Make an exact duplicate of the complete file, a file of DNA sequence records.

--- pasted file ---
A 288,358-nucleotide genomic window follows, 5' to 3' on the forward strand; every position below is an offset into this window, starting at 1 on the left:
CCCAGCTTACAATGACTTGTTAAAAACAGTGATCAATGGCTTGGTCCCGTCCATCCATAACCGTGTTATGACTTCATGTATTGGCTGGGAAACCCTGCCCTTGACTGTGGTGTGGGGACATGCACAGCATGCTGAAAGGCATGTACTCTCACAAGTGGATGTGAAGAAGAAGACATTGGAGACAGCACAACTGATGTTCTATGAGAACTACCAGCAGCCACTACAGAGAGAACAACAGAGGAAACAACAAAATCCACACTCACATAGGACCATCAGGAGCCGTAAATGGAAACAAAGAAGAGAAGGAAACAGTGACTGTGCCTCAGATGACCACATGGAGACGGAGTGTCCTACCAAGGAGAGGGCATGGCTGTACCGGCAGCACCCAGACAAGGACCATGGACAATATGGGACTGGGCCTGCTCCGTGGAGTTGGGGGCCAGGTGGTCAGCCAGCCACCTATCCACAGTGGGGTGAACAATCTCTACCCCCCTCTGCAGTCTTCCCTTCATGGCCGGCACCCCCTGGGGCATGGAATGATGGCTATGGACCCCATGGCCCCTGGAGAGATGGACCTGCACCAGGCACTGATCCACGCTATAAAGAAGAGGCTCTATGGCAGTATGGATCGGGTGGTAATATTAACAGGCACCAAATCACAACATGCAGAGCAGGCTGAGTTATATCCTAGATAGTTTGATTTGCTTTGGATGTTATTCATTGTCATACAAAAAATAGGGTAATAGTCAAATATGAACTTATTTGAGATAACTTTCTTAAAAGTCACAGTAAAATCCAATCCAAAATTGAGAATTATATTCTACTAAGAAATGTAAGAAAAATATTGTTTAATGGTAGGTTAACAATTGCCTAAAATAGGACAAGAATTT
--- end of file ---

A 288,358-nucleotide genomic window follows, 5' to 3' on the forward strand; every position below is an offset into this window, starting at 1 on the left:
CCCAGCTTACAATGACTTGTTAAAAACAGTGATCAATGGCTTGGTCCCGTCCATCCATAACCGTGTTATGACTTCATGTATTGGCTGGGAAACCCTGCCCTTGACTGTGGTGTGGGGACATGCACAGCATGCTGAAAGGCATGTACTCTCACAAGTGGATGTGAAGAAGAAGACATTGGAGACAGCACAACTGATGTTCTATGAGAACTACCAGCAGCCACTACAGAGAGAACAACAGAGGAAACAACAAAATCCACACTCACATAGGACCATCAGGAGCCGTAAATGGAAACAAAGAAGAGAAGGAAACAGTGACTGTGCCTCAGATGACCACATGGAGACGGAGTGTCCTACCAAGGAGAGGGCATGGCTGTACCGGCAGCACCCAGACAAGGACCATGGACAATATGGGACTGGGCCTGCTCCGTGGAGTTGGGGGCCAGGTGGTCAGCCAGCCACCTATCCACAGTGGGGTGAACAATCTCTACCCCCCTCTGCAGTCTTCCCTTCATGGCCGGCACCCCCTGGGGCATGGAATGATGGCTATGGACCCCATGGCCCCTGGAGAGATGGACCTGCACCAGGCACTGATCCACGCTATAAAGAAGAGGCTCTATGGCAGTATGGATCGGGTGGTAATATTAACAGGCACCAAATCACAACATGCAGAGCAGGCTGAGTTATATCCTAGATAGTTTGATTTGCTTTGGATGTTATTCATTGTCATACAAAAAATAGGGTAATAGTCAAATATGAACTTATTTGAGATAACTTTCTTAAAAGTCACAGTAAAATCCAATCCAAAATTGAGAATTATATTCTACTAAGAAATGTAAGAAAAATATTGTTTAATGGTAGGTTAACAATTGCCTAAAATAGGACAAGAATTT